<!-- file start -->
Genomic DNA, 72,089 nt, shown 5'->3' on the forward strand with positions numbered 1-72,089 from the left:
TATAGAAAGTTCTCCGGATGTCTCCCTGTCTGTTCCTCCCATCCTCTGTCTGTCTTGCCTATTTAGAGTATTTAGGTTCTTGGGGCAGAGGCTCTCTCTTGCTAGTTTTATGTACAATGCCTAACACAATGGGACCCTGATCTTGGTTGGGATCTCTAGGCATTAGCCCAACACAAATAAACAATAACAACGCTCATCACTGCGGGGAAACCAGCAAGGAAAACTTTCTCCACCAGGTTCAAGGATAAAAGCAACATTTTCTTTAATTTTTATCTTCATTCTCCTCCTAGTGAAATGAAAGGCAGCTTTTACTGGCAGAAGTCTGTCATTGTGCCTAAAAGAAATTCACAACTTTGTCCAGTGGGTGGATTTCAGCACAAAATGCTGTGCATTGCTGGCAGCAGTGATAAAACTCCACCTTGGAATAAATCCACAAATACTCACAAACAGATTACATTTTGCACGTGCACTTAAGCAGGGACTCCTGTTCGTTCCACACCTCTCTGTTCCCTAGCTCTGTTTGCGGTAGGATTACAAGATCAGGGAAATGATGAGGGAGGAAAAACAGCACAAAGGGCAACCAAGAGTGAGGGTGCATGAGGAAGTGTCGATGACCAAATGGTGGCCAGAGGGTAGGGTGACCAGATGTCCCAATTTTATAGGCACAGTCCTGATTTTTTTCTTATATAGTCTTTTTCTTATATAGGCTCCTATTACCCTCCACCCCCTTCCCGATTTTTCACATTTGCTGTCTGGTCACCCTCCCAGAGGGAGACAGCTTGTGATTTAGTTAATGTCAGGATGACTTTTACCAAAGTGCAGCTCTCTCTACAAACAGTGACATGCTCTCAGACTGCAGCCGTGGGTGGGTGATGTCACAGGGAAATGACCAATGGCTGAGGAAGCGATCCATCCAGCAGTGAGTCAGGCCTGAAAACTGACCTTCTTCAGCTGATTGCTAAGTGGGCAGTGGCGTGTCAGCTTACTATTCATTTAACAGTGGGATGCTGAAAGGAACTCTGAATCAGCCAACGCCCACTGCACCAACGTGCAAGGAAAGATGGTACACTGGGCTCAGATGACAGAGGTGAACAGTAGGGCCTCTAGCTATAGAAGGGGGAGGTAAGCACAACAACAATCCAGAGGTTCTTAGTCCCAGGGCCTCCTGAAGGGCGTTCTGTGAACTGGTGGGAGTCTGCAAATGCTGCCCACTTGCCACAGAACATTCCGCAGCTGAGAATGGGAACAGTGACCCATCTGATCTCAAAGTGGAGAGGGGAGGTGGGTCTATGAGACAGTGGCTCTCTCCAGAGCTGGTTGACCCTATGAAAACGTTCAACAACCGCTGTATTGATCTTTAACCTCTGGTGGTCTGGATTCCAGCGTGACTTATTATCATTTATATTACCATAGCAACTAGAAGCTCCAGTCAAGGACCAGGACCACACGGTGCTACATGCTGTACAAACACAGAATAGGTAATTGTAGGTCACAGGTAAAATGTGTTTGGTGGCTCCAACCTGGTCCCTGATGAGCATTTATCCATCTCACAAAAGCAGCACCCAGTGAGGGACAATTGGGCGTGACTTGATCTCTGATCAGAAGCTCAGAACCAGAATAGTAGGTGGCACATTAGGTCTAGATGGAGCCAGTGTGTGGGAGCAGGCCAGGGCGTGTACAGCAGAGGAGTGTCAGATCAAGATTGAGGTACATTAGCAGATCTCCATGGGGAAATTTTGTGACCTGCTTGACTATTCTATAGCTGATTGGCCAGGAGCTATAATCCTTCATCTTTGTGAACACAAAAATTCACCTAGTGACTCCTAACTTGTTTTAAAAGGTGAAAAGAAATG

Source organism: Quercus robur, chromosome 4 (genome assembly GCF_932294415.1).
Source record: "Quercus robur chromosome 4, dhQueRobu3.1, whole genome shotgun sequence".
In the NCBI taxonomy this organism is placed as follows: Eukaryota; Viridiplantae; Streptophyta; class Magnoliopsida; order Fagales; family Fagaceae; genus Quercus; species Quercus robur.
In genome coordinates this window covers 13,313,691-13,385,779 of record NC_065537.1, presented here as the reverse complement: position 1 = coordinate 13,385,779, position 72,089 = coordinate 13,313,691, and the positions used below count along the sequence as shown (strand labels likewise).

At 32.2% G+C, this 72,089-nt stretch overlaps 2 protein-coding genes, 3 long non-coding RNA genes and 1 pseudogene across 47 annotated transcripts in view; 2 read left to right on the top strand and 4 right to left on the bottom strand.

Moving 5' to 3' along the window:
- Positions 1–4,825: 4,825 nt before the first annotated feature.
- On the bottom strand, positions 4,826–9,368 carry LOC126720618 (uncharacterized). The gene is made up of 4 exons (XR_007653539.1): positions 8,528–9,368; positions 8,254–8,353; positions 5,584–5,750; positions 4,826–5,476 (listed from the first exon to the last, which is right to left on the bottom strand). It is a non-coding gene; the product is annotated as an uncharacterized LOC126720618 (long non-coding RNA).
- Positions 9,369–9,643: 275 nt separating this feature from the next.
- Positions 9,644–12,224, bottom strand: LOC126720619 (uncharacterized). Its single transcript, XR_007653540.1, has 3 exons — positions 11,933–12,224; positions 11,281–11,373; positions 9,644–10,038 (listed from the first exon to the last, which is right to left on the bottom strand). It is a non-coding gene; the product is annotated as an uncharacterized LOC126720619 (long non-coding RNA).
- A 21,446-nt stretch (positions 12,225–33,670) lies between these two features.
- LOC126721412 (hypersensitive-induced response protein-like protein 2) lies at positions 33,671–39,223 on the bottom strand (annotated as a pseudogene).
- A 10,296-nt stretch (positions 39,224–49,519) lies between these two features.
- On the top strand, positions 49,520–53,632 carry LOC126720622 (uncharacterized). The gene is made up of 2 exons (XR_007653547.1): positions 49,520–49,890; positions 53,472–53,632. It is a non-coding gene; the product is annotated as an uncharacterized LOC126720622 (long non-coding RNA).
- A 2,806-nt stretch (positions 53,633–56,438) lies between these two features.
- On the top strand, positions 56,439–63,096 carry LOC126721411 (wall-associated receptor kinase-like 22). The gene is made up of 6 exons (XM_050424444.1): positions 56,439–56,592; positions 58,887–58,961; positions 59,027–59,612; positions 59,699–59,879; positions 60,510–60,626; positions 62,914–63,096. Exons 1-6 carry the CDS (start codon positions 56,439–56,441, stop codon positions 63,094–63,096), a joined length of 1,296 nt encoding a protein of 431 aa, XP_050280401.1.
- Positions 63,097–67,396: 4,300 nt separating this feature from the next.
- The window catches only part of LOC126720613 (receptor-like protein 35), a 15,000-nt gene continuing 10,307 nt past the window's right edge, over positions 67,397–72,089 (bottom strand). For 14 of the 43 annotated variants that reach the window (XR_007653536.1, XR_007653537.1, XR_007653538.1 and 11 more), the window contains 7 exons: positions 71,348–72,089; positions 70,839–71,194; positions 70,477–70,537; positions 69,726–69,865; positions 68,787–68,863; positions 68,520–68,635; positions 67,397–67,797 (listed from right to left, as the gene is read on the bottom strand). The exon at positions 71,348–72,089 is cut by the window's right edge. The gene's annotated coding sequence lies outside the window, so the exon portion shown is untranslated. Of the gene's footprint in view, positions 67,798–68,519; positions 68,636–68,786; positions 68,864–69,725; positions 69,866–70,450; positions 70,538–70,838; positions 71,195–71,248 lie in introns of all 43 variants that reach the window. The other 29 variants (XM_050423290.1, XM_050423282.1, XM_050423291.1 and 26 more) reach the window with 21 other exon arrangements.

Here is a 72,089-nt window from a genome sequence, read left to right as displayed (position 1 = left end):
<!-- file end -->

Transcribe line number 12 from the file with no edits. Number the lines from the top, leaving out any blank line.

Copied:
- Positions 9,644–12,224, bottom strand: LOC126720619 (uncharacterized). Its single transcript, XR_007653540.1, has 3 exons — positions 11,933–12,224; positions 11,281–11,373; positions 9,644–10,038 (listed from the first exon to the last, which is right to left on the bottom strand). It is a non-coding gene; the product is annotated as an uncharacterized LOC126720619 (long non-coding RNA).